But a list of Turner's possessions cannot begin to capture the essence of the personality which has made him one of the entertainment industry's most recognizable figures. He earned the nickname "Captain Outrageous" during his yachting days (capturing America's Cup in 1977 and losing it in 1980), but his reputation for eccentric behavior has not been limited to the sporting arena. When his efforts to "colorize" films from his extensive black and white movie library--thereby broadening the films' appeal to audiences who prefer color--raised the hackles of film lovers and prompted congressional hearings on the authorship and ownership of cinematic texts, Turner threatened to add color to Citizen Kane, the 1941 Orson Welles classic which has been lauded as the greatest film ever made. (Although Turner owns the film, he didn't.)

Turner has actively sought publicity both for himself and for a number of causes he supports such as the environmental movement, world peace, especially when they have been associated with Turner's media or sports holdings. Two example are WTBS's Captain Planet environmental cartoon or the Goodwill Games between United States and Soviet athletes to which Turner has broadcasting rights. And with his third wife, former actress, fitness guru, political activist and multimedia mogul Jane Fonda, Turner has added support for Native American causes (including a series of original films on TNT) to atone for his formerly racist promotions of the Atlanta Braves. Long accustomed to his role as "captain of his own fate," it remains to be seen how he will arrange a position in a corporate structure he arranged for but does not control.

-Susan McLeland

Ted Turner
Photo courtesy of Turner Broadcasting System, Inc.

TED (ROBERT EDWARD) TURNER. Born in Cincinnati, Ohio, U.S.A., 19 November 1938. Educated at Brown University. Married: 1) Judy Nye, 1960 (divorced); one daughter and one son; 2) Jane Shirley Smith, 1965 (divorced, 1988); one daughter and two sons; 3) Jane Fonda, 1991. Account executive, Turner Advertising Company, Atlanta, Georgia, 1961-63, president and chief operating officer, 1963-70; president and chair of the board, Turner Broadcasting System, Inc., Atlanta, since 1970; chair of the board, Better World Society, Washington, 1985-90. Honorary degrees: D.Sc. in Commerce, Drexel University, 1982; LL.D., Samford University, Birmingham, Alabama, 1982, Atlanta University, 1984; D. Entrepreneurial Sciences, Central New England College of Technology, 1983; D. in Public Administration, Massachusetts Maritime Academy, 1984; D. in Business Administration, University of Charleston, 1985. Board of directors: Martin Luther King Center, Atlanta. Recipient: America's Cup in his yacht Courageous, 1977; named yachtsman of the year four times. Outstanding Entrepreneur of the Year Award, Sales Marketing and Management Magazine, 1979; National Cable Television Association President's Award, 1979 and 1989; National News Media Award, Veterans of Foreign Wars (VFW), 1981; Special Award, Edinburgh International Television Festival, Scotland, 1982; Media Awareness Award, United Vietnam Veterans Organization, 1983; Board of Governors Award, Atlanta chapter, NATAS, 1982; Special Olympics Award, Special Olympics Committee, 1983; World Telecommunications Pioneer Award, New York State Broadcasters Association, 1984; Golden Plate Award, American Academy of Achievement, 1984; Silver Satellite Award, American Women in Radio and Television; Lifetime Achievement Award, New York International Film and Television Festival, 1984; Tree of Life Award, Jewish National Fund, 1985; Golden Ace Award, National Cable Television Academy, 1987; Sol Taishoff Award, National Press Foundation, 1988; Chairman's Award, Cable Advertising Bureau, 1988; Directorate Award NATAS, 1989; Paul White Award, Radio and Television News Directors Association Award, 1989; numerous other awards.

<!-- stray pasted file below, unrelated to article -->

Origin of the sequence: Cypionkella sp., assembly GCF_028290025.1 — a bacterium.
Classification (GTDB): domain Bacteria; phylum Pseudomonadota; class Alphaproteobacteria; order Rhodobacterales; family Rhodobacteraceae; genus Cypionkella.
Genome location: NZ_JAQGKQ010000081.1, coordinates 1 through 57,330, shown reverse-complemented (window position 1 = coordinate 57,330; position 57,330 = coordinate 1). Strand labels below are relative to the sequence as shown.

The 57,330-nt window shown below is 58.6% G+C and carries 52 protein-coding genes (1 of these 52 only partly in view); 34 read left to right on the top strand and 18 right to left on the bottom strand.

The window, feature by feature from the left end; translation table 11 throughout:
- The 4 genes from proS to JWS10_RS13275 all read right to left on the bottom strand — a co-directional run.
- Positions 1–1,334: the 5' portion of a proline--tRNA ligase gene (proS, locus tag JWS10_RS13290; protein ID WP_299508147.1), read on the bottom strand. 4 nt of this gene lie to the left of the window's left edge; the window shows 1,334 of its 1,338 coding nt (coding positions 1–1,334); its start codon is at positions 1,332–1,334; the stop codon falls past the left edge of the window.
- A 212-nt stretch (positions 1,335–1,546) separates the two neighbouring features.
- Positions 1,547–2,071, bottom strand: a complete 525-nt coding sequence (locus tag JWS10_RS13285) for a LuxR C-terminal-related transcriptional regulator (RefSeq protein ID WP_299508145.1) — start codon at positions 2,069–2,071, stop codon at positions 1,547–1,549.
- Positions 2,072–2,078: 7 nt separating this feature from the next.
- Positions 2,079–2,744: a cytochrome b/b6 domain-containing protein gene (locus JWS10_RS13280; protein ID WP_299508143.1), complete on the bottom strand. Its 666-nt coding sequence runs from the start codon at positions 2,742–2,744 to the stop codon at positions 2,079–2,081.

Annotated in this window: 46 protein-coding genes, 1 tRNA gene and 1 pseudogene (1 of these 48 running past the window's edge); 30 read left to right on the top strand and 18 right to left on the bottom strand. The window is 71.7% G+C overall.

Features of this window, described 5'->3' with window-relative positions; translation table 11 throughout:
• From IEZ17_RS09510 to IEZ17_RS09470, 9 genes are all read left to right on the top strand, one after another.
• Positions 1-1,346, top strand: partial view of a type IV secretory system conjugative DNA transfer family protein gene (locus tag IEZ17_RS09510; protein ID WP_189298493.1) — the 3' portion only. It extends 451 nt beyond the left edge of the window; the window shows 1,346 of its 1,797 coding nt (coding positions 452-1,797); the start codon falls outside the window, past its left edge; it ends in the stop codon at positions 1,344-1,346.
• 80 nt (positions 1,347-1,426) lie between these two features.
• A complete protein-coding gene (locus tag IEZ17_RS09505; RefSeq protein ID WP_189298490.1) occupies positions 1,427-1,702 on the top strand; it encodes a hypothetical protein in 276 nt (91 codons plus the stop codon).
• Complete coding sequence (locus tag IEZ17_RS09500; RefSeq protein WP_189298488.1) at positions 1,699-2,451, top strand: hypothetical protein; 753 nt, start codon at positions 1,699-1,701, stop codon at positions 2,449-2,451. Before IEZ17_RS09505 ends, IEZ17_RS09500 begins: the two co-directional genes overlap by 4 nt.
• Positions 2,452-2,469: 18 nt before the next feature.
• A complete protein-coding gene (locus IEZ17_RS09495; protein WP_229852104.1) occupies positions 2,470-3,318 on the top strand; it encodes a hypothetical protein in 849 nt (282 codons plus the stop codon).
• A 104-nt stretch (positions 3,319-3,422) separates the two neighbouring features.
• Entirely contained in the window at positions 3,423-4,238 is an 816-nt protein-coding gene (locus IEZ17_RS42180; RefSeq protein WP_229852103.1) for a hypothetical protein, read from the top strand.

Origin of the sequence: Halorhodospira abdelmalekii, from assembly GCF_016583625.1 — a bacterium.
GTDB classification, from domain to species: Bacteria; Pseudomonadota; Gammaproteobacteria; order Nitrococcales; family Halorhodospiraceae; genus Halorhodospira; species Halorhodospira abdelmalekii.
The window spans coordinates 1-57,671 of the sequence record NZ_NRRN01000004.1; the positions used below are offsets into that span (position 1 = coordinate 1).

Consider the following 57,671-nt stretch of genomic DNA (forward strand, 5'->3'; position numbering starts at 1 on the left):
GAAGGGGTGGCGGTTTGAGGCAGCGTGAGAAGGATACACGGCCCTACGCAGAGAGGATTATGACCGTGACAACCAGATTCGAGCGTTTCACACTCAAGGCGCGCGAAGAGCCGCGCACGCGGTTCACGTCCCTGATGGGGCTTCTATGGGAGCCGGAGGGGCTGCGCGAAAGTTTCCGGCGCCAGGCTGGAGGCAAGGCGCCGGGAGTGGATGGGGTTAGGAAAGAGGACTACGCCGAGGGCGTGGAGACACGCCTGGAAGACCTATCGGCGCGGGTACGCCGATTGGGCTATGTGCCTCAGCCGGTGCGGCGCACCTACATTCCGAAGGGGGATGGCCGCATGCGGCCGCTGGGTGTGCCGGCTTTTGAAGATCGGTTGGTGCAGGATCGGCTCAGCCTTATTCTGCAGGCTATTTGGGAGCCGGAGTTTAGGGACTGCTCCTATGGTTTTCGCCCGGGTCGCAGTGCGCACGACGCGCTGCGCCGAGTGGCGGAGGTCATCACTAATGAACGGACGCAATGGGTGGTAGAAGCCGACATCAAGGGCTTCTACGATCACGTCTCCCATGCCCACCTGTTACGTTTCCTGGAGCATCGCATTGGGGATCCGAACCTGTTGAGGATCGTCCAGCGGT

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See also Cable Networks; Cable News Network; Colorization; Superstation; Time Warner; Turner Broadcasting System; United States: Cable Television